Introduction Early mechanical thrombectomy (MT) improves functional outcomes for patients with acute LVO. It has been shown that earlier MT resulted in reduced hospital stay and improved living situation at 90 days after stroke.
Aim of Study We hypothesized that delay in MT in patients with LVO would result in worse clinical outcome and increased mortality.
Methods We performed a retrospective analysis of patients who underwent MT for LVO in a comprehensive stroke center (2018 – 2021.) We compared outcomes including in-hospital mortality and 90-day mRS based on time from door-to-puncture and door-to-reperfusion, adjusting for covariates using logistic regression
Results very 10-minute delay to reperfusion decreased the probability of mRS 0–2 at 90 days (OR 0.99, 95%CI 0.98 – 0.99, p=0.002), increased the probability of inpatient mortality (OR 1.01, 95%CI 1.00 – 1.01, p=0.01), and increased probability of 90-day mortality (OR 1.01, 95%CI 1.00 – 1.01, p=0.005.) Adjusting for baseline characteristics (p=0.01), PMH (p=0.01), admission labs and vital signs (p=0.002), initial stroke assessment and management (p=0.001), delayed times to reperfusion worsened 90-day mRS. After adjusting for the same groups of variables, delayed times to puncture and reperfusion also increased significantly (p<0.05) the probability of mortality while inpatient and at 90 days.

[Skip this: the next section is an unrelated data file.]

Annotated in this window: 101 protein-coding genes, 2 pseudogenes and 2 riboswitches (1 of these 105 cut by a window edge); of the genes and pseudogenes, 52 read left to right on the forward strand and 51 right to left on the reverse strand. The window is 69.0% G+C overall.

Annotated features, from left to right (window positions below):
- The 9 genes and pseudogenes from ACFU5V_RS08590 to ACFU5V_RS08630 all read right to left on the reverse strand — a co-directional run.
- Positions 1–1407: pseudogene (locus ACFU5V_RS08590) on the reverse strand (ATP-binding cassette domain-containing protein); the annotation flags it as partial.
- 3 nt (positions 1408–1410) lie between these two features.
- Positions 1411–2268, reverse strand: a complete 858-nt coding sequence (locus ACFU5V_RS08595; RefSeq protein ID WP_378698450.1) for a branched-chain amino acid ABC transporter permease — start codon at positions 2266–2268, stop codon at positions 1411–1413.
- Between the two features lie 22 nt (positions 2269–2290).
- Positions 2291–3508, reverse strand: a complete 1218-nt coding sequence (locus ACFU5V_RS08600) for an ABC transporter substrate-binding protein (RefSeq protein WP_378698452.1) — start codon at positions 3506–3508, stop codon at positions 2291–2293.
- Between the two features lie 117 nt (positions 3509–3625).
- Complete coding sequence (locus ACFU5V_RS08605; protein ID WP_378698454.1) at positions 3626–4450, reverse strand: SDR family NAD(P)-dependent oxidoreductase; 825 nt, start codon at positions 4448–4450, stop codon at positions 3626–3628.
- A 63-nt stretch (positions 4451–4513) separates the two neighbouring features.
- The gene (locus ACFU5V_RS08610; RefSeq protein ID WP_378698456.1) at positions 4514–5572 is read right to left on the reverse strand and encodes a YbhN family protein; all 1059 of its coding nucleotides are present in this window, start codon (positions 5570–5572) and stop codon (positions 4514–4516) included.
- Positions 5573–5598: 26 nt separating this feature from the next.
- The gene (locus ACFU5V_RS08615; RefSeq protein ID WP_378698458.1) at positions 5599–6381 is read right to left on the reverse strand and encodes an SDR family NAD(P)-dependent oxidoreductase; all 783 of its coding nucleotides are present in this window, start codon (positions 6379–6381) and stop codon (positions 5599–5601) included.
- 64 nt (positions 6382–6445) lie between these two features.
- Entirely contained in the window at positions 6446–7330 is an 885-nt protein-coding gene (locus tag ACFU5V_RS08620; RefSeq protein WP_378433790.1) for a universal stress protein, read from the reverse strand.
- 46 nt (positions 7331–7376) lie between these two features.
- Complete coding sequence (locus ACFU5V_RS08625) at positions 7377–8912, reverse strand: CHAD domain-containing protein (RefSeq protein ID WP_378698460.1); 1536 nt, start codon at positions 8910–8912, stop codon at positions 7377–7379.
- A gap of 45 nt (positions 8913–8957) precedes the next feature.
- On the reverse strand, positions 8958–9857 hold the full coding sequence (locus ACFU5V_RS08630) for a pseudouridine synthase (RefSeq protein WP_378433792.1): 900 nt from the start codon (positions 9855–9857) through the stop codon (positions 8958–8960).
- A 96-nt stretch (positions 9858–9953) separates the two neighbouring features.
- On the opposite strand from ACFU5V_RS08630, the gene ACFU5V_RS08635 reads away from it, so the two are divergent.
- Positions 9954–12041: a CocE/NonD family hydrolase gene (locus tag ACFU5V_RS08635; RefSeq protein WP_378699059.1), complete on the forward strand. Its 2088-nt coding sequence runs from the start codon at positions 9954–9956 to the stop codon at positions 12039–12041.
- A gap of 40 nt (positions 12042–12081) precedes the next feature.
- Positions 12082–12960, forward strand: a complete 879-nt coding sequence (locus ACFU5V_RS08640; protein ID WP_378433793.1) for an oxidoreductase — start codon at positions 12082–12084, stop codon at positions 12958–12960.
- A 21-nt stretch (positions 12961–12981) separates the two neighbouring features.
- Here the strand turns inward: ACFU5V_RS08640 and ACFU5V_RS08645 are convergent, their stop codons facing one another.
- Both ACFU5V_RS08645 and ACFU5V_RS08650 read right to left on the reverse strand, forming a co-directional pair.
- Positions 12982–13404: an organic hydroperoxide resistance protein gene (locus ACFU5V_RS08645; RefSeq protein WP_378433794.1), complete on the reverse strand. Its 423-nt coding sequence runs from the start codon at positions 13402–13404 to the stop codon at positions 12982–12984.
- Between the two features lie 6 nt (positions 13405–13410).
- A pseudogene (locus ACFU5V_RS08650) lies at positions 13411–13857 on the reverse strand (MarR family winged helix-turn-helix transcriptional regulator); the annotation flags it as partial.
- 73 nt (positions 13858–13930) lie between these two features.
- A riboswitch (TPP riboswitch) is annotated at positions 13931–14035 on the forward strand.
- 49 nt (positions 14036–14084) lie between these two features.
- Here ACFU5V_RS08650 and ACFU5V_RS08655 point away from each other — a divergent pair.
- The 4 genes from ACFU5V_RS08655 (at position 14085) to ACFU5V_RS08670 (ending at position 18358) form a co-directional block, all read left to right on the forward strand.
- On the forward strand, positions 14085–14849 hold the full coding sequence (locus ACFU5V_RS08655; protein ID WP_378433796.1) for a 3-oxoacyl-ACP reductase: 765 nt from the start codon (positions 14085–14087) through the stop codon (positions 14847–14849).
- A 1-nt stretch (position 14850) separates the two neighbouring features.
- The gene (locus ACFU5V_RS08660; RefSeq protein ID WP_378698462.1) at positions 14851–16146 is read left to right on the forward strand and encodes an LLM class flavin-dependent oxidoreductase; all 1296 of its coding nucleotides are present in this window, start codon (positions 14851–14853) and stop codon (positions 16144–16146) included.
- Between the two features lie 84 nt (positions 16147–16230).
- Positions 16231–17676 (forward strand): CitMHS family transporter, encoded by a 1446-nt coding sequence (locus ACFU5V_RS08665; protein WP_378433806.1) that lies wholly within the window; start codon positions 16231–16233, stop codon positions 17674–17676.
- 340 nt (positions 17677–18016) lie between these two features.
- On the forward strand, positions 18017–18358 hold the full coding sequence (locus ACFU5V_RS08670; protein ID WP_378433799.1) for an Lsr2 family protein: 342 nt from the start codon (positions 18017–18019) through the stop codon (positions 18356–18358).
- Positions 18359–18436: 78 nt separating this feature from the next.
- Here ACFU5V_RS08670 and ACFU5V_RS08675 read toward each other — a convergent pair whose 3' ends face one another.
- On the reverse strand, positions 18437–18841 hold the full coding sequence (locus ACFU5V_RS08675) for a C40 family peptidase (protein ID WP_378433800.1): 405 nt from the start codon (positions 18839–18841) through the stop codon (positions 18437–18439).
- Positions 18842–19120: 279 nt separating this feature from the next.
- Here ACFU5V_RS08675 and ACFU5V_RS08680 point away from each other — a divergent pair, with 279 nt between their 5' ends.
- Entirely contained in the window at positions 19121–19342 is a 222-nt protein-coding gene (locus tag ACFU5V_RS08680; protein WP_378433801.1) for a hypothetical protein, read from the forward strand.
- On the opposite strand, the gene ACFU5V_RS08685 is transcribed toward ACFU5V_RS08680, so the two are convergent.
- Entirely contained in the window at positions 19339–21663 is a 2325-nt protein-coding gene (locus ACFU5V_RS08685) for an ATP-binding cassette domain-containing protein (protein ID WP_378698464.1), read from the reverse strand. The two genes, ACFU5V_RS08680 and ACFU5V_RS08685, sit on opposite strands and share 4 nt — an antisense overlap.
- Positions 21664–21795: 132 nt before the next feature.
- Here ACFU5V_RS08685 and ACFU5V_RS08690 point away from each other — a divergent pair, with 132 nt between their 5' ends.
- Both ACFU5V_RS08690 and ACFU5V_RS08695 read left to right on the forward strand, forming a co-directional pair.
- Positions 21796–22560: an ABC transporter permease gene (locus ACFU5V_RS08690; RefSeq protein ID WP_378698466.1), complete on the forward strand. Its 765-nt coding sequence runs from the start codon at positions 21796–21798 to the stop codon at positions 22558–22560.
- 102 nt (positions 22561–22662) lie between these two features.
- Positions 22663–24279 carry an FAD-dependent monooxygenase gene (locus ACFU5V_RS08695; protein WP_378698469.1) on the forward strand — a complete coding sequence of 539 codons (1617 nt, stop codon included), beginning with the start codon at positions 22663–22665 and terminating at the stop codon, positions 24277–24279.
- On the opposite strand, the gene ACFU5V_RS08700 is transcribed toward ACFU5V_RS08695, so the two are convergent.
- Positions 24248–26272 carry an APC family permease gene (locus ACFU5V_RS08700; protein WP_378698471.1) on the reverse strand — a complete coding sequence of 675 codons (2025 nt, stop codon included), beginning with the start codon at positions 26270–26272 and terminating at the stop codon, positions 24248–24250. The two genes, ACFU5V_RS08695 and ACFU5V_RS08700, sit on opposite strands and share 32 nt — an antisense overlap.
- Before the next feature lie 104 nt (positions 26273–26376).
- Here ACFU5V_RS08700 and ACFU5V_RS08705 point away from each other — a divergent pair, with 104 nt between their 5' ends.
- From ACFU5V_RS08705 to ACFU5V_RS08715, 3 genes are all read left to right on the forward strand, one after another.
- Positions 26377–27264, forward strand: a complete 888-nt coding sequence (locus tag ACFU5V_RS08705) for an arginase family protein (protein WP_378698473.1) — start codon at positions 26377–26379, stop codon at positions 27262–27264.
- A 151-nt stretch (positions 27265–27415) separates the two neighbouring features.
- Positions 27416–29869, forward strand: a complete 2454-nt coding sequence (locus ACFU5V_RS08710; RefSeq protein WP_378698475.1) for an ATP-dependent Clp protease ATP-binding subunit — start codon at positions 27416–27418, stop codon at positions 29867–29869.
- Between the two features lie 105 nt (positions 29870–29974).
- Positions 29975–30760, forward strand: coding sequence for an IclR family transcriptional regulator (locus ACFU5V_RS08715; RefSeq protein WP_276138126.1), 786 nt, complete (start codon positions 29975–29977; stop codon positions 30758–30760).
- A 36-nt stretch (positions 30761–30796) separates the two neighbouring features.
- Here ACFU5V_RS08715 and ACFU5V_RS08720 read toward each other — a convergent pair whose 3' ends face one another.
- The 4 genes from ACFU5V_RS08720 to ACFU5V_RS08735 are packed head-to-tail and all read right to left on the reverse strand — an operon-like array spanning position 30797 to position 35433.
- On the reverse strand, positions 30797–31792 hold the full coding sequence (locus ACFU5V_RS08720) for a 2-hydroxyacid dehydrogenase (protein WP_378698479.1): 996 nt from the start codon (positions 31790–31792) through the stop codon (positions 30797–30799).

Conclusion Shorter times to puncture and reperfusion impact mRS and mortality in LVO stroke patients. Adequate hospital protocols and education may lead to faster and more efficient stroke activations leading to a shorter time to MT and reperfusion. Goals of door-to-puncture must be established in order to achieve better outcome.
Disclosure of Interest Nothing to disclose
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